Medicare is the federal health insurance program for people who are 65 or older.
Additionally, it covers certain younger people with disabilities and people with End-Stage Renal Disease (permanent kidney failure requiring dialysis or a transplant, sometimes called ESRD). The different parts of Medicare help cover specific services: There are a hdanful of Medicare Plans to choose from, such as;
Medicare Plan Part A (Hospital Insurance)
- Part A covers inpatient hospital stays, care in a skilled nursing facility, hospice care, and some home health care.
- Cost: Part A monthly premium – Most people don’t pay a monthly premium for Part A, but if you buy Part A, you’ll pay up to $441 each month.
Part A hospital inpatient deductible, you pay:
- Days 1-60: $1,184 for each benefit period.
- Days 61-90: $296 coinsurance per day of each benefit period.
- Days 91 and beyond: $592 coinsurance per each “lifetime reserve day” after day 90 for each benefit period (up to 60 days over your lifetime)
- Beyond lifetime reserve days: all costs.
Medicare Plan Part B (Medical Insurance)
- Part B covers certain doctors’ services, outpatient care, medical supplies, and preventive services.
- Cost: Part B monthly premium – most people pay $104.90 per month. Your Part B deductible is $147 per year.
Medicare Plan Part C (Medicare Advantage Plans)
- A Medicare Advantage Plan is a type of Medicare health plan offered by a private company that contracts with Medicare to provide you with all your Part A and Part B benefits.
- Medicare Advantage Plans include Health Maintenance Organizations, Preferred Provider Organizations, Private Fee-for-Service Plans, Special Needs Plans, and Medicare Medical Savings Account Plans. If you’re enrolled in a Medicare Advantage Plan, Medicare services are covered through the plan and aren’t paid for under Original Medicare. Most Medicare Advantage Plans offer prescription drug coverage.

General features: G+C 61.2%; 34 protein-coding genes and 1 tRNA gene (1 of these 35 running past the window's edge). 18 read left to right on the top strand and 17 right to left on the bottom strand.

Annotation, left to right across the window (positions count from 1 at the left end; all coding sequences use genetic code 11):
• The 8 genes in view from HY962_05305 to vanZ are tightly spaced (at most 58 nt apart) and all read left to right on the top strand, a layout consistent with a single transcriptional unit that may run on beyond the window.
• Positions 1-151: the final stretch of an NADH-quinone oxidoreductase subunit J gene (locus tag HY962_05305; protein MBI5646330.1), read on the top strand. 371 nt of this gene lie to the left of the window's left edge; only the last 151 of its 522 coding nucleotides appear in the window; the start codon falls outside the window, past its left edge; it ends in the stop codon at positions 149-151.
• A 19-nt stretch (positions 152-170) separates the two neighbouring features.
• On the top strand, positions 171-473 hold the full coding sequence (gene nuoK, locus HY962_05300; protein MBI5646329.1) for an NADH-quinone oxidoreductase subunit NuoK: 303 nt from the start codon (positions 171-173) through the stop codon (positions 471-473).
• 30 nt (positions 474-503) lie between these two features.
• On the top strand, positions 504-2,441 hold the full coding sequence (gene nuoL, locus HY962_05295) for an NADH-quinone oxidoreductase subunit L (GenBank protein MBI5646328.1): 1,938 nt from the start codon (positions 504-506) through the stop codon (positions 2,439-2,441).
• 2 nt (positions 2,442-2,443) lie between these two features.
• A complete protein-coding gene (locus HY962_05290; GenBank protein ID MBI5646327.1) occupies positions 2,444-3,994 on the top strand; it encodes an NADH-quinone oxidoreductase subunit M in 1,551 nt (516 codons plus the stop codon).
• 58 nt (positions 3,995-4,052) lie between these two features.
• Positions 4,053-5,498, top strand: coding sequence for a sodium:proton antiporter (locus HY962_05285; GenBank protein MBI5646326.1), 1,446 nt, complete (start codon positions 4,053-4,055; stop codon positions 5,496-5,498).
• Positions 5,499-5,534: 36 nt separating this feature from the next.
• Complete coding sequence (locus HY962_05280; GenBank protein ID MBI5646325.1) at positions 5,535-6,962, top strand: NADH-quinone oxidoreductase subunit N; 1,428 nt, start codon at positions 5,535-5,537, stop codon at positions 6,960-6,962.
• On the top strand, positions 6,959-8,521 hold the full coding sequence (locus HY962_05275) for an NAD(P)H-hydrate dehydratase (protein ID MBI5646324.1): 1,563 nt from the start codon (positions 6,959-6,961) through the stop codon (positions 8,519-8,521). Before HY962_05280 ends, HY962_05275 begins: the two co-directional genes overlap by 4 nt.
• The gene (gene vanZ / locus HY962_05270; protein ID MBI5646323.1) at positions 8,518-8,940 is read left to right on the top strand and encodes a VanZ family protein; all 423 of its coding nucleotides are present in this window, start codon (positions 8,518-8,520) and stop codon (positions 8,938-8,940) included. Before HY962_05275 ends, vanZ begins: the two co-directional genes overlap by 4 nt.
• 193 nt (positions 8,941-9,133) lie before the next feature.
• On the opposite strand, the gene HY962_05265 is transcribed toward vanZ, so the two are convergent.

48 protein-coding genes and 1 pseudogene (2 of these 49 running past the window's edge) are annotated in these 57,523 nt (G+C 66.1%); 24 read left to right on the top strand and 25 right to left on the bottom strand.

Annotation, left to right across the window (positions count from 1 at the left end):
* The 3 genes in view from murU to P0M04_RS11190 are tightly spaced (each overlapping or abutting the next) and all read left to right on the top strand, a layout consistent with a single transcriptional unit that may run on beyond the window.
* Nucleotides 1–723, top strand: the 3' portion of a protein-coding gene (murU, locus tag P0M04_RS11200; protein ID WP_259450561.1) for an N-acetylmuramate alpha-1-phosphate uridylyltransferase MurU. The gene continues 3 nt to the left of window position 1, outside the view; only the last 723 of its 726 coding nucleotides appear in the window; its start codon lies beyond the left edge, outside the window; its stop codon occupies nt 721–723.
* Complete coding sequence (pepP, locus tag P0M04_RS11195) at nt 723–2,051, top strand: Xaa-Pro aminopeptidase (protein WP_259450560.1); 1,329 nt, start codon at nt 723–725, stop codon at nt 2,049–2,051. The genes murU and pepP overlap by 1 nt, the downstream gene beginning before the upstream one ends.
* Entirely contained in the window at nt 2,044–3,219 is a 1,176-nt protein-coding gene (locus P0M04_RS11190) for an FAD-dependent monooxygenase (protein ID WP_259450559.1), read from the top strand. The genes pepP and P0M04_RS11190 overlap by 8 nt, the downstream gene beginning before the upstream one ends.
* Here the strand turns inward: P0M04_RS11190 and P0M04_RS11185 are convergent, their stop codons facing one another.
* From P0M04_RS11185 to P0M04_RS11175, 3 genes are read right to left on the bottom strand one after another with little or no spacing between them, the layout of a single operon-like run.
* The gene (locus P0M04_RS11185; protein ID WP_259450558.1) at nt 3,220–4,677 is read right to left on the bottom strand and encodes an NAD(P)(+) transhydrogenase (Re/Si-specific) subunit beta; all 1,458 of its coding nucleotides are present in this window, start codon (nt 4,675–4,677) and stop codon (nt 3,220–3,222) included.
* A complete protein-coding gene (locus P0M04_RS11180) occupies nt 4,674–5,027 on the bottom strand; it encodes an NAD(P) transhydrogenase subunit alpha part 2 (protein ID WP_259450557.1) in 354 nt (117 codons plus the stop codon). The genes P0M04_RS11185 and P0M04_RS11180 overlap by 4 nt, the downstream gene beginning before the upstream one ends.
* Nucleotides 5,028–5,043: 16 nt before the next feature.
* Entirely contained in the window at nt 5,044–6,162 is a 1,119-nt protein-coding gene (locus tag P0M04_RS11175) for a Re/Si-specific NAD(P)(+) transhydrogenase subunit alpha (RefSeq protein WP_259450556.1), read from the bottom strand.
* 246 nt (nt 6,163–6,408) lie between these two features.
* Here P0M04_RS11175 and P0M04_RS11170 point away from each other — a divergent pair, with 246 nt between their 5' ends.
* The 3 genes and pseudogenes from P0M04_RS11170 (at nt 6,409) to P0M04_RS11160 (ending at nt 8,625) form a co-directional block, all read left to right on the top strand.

- Cost: Part C monthly premiums vary by plan.
Medicare Plan Part D (Prescription Drug Coverage)
- Part D adds prescription drug coverage to Original Medicare, some Medicare Cost Plans, some Medicare Private-Fee-for-Service Plans, and Medicare Medical Savings Account Plans. These plans are offered by insurance companies and others approved by Medicare. Medicare Advantage Plans may also offer prescription drug coverage that follows the same rules as Medicare Prescription Drug Plans.
- Cost: Part D monthly premiums vary by plan (higher-income consumers may pay more). Your estimated prescription drug plan monthly premium is based on your income as reported on your IRS tax return from 2 years ago. If your income is above a certain limit, you’ll pay an income-related monthly adjustment amount in addition to your plan premium.
5 General Rules for How Medicare Works:
- In most cases, you can go to any doctor, other health care provider, hospital, or other facility that’s enrolled in Medicare and is accepting new Medicare patients.
- With a few exceptions, most prescriptions aren’t covered in Original Medicare. You can add drug coverage by joining a Medicare Prescription Drug Plan (Part D).
- With original Medicare you don’t need to choose a primary care doctor, and you don’t need a referral to see a specialist, but the specialist must be enrolled in Medicare. You may already have employer or union coverage that may pay costs that original Medicare doesn’t. If not, you may want to buy a Medicare Supplement Insurance (Medigap) policy.
What’s Medicare supplement (Medigap) insurance?
- Medicare supplement (Medigap) insurance policies are offered old by private companies, and can help pay some of the health care costs that original Medicare doesn’t cover, like copayments, coinsurance, and deductibles.